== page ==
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Wilfrid Sheed, one of the finest contemporary critics and novelists, has died. He was 80, and died of urosepsis, an infection.

Born in England and raised in America, Sheed possessed a style that was elegant and conversational; erudite and frequently funny. His work can be almost evenly divided between his life as a novelist and as a critic; one job informed the other. In his introduction to his 1978 collection of essays The Good Word and Other Words, Sheed began, “Wilfrid Sheed the critic and Wilfrid Sheed the novelist have been played off against each other for so long that I had myself come to believe they were two different people, whose ups and downs I followed with fitful interest.”

In his prime, from the early 1960s to the mid-1980s, Sheed was a protean worker, turning out book, movie, and theater reviews for a variety of publications including The New York Times, as well as many novels that frequently contained autobiographical elements. The novels often received high praise, but never sold very well. There were aspects of objective self-knowledge and witty bitterness in his novels The Hack (1963), about a struggling Catholic writer, and Max Jamison (1970), a wonderful story about a New York film and theater reviewer that was inspirational to many a young writer, as I well know. Jamison is a clever, midlevel success, forever chasing the right word and the right paycheck; he lives by a modest motto: “A critic doesn’t have to be happy, that isn’t one of his categories.”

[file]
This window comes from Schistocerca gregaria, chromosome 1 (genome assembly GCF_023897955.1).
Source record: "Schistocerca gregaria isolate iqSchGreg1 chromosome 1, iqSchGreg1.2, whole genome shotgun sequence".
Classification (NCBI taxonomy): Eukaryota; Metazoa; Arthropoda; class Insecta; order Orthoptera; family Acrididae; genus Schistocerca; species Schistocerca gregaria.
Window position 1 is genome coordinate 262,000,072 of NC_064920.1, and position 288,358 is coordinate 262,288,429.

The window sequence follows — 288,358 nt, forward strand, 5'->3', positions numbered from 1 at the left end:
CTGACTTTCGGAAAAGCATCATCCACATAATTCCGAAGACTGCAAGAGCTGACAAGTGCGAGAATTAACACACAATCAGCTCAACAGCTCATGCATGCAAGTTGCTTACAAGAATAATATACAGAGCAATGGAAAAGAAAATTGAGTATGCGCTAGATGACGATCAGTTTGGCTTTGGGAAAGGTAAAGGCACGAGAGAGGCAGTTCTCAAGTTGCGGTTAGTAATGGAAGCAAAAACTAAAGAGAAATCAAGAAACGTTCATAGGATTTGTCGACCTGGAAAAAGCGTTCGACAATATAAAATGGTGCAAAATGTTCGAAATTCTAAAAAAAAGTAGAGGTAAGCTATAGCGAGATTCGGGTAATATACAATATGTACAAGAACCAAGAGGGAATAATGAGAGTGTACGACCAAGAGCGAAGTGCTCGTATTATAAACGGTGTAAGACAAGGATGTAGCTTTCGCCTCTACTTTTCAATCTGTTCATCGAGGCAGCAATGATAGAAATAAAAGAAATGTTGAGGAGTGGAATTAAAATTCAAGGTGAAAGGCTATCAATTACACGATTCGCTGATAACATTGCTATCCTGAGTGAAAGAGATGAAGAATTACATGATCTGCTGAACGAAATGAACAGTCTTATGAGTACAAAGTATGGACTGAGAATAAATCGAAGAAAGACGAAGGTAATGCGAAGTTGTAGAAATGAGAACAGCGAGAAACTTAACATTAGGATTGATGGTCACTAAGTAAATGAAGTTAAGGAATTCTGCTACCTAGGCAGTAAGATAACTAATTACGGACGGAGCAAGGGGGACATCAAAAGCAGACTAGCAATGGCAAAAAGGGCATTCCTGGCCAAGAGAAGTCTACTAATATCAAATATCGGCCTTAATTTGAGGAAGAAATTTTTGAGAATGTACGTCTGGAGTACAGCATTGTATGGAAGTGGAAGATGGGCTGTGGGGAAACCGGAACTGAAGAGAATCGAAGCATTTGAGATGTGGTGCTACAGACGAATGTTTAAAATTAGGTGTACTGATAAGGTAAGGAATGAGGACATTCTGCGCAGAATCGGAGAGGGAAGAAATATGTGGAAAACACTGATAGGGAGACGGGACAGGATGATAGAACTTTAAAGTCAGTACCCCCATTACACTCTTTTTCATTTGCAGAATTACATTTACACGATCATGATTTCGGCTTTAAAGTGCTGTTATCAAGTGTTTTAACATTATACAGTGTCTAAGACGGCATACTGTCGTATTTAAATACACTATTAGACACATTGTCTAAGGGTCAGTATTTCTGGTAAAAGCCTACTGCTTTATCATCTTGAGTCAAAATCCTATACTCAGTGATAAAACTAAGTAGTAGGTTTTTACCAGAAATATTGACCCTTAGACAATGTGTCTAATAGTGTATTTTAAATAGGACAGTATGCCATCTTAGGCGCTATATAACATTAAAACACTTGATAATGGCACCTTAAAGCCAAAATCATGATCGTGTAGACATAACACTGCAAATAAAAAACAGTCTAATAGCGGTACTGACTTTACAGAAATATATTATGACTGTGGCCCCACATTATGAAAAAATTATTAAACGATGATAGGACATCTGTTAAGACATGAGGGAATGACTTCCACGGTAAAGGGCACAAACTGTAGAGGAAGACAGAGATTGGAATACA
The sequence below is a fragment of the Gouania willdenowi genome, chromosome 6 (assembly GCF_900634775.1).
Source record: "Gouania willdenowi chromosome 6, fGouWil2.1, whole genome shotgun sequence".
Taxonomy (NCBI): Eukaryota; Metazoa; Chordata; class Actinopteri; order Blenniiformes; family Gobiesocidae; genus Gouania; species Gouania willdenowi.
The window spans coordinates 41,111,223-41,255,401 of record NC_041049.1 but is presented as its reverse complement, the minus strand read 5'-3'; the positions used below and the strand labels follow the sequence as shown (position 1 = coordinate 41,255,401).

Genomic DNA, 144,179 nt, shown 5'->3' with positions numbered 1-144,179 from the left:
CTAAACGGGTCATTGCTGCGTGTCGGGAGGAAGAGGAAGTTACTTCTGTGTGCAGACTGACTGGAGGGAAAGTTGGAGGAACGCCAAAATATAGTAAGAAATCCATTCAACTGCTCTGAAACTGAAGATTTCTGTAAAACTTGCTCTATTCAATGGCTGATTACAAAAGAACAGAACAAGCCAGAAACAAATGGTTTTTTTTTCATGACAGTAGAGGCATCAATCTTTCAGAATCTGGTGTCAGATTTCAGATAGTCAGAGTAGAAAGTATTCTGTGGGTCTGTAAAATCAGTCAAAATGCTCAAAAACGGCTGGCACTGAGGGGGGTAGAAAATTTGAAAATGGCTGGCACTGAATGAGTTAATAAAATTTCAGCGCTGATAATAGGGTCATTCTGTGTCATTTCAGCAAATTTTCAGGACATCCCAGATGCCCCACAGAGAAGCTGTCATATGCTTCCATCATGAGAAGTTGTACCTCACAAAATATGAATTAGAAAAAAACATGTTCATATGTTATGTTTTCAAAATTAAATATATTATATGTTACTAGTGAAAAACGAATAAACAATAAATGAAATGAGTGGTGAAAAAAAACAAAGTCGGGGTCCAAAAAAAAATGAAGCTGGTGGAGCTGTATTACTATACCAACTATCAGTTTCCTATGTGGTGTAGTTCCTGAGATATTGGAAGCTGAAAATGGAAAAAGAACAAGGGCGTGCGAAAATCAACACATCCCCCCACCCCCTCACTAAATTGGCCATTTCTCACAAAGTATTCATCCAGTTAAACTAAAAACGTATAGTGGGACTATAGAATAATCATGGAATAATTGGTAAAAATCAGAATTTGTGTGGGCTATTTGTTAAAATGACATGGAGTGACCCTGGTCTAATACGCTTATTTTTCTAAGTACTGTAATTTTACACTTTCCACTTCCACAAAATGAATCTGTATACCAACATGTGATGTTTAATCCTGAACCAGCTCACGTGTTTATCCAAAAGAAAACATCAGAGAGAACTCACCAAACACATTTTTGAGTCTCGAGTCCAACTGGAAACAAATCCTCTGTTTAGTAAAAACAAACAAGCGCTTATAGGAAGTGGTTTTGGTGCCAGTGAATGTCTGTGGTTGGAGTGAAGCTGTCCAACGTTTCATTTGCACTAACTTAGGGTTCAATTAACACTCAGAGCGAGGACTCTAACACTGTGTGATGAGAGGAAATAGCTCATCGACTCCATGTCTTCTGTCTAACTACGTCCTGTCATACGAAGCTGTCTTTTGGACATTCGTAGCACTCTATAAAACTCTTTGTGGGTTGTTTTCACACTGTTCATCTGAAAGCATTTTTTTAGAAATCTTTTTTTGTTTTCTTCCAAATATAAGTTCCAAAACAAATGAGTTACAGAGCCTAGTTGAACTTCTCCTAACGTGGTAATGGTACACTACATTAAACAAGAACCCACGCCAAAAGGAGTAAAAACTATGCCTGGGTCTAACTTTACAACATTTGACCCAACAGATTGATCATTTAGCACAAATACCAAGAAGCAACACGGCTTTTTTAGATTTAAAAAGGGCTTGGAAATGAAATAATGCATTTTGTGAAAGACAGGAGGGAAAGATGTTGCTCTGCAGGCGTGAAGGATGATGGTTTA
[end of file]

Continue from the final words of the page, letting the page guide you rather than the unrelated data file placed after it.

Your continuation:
It was probably Sheed’s shrewd essays that will stand as his greatest legacy. In “The Art of Reviewing,” he wrote, “A reviewer who would rise must learn to roar and gush and roll on the stage with mirth and pain, making of book and self a single spectacle, a Main Event.”

Sheed’s life was filled with challenges and pain. He had polio as a boy (which became the subject of one of his most praised novels, 1973’s People Will Always Be Kind), and struggled with drug addiction and alcoholism (which he wrote about with an acerbic lack of self-pity in 1995’s In Love With Daylight: A Memoir of Recovery). He was the son of Frank and Maisie Ward, founders of the great Roman Catholic publishing firm Sheed & Ward, and one of his finest books is his biography of his parents, Frank and Maisie: A Memoir With Parents (1985).

Sheed wrote of being a critic, that it was “a rough game, [but] nobody ever died of it, not while cirrhosis is around to compete with.” In one of his best essays, 1971’s “Genre Writers,” whose subject was primarily detective fiction, he described Ross Macdonald melancholy private eye Lew Archer as one who “felt guilty and rotten about his work (as don’t we all?).”

Sheed was wonderful at sour humor, but his writing life most fully conveyed joy and passion for a wide array of subjects he loved, from baseball to jazz, the movies (anyone wanting a taste of what it was like to be a movie critic in the ’70s is well advised to read his classic “Kael vs. Sarris vs. Simon”) and boxing.

He was a fighter with great grace; a pessimist with great faith.

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